In verses 9-10, “The Lord said to Moses, ‘I have seen this people, and indeed, it is a stiff-necked people. Now, therefore, let Me alone, that My wrath may burn hot against them and I will consume them; and I will make of you a great nation.’” The people sinned. The Lord’s anger was aroused. Understand that when the Lord gets angry, He is not like us. Sometimes, we get angry because we are pissed off or simply because we have a short temper. Sometimes, we get angry because we need to take a course on anger management. Sometimes, what we do out of anger is unrighteous, but our God doesn’t just get angry unrighteously. If ever He gets angry, if ever the wrath of God begins to burn, there is good reason for that. Then, He pronounces the judgment. God says, “Moses, I am going to consume that. I am going to destroy that. I am going to wipe them out. And then Moses, I will start with you again. I will make a new people out of you, Moses. This stiff-necked people, away with them!”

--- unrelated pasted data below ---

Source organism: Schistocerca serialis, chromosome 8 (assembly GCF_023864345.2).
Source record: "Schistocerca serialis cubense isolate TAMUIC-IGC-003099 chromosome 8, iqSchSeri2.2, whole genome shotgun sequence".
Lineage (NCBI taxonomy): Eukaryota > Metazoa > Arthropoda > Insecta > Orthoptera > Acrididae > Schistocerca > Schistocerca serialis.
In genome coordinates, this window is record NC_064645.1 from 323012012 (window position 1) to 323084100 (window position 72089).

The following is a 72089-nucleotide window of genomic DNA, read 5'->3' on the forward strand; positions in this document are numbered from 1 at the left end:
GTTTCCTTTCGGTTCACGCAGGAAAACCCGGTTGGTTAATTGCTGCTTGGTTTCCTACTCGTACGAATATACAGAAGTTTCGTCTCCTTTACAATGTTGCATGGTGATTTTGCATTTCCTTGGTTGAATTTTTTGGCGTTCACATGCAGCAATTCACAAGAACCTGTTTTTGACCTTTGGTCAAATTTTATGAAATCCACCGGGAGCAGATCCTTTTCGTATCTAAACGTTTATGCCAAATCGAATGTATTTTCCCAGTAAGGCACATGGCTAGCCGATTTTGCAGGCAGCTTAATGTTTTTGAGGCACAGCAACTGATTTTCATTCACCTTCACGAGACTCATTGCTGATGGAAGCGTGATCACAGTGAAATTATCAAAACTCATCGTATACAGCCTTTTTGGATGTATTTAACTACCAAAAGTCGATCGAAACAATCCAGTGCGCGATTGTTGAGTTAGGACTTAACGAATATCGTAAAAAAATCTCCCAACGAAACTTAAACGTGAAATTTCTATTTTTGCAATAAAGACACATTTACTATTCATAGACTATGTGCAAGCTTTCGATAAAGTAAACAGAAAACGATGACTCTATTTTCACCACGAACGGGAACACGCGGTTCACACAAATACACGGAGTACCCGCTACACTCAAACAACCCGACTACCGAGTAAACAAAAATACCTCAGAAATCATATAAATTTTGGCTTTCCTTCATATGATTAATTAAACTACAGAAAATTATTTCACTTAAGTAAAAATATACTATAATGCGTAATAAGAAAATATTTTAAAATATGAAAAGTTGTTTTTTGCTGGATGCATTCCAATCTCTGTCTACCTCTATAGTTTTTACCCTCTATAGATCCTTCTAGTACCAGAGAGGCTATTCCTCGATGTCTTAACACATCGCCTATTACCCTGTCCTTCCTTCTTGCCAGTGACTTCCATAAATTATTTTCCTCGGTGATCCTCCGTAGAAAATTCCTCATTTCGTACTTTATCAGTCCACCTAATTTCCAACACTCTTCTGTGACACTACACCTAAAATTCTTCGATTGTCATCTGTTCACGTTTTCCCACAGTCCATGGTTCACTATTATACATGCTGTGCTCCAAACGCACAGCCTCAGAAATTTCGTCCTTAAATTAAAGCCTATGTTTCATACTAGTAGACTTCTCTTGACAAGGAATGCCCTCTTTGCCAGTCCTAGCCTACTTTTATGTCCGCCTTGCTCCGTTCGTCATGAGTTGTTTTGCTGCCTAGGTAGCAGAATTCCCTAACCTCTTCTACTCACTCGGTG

There is something that in the beginning doesn’t really make sense. In verse 10, God says, “Now, therefore, Moses, let Me alone.” He is God. Who can prevent Him from doing anything? Somehow, God had allowed His people to have a special hold on Him. He chooses to work together with us. It is not a matter of God saying, “I don’t care what Moses thinks. I am just going to do what I need to do. These people sinned against Me. I am righteously angry at them. I am going to destroy them all and I am going to start a new people with Moses. Moses, let Me alone. Don’t hold on to me, Moses.”